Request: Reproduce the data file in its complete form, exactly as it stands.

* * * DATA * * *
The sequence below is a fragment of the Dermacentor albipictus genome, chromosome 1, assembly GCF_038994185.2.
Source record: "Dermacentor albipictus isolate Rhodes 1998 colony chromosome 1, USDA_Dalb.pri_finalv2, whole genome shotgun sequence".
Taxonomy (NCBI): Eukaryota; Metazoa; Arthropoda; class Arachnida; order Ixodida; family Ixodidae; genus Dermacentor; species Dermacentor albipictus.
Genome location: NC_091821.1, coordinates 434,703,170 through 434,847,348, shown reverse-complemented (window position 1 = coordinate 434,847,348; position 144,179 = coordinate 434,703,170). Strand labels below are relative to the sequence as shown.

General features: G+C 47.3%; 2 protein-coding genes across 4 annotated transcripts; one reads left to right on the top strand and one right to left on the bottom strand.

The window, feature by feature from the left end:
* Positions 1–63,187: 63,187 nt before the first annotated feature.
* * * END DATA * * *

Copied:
The sequence below is a fragment of the Dermacentor albipictus genome, chromosome 1, assembly GCF_038994185.2.
Source record: "Dermacentor albipictus isolate Rhodes 1998 colony chromosome 1, USDA_Dalb.pri_finalv2, whole genome shotgun sequence".
Taxonomy (NCBI): Eukaryota; Metazoa; Arthropoda; class Arachnida; order Ixodida; family Ixodidae; genus Dermacentor; species Dermacentor albipictus.
Genome location: NC_091821.1, coordinates 434,703,170 through 434,847,348, shown reverse-complemented (window position 1 = coordinate 434,847,348; position 144,179 = coordinate 434,703,170). Strand labels below are relative to the sequence as shown.

General features: G+C 47.3%; 2 protein-coding genes across 4 annotated transcripts; one reads left to right on the top strand and one right to left on the bottom strand.

The window, feature by feature from the left end:
* Positions 1–63,187: 63,187 nt before the first annotated feature.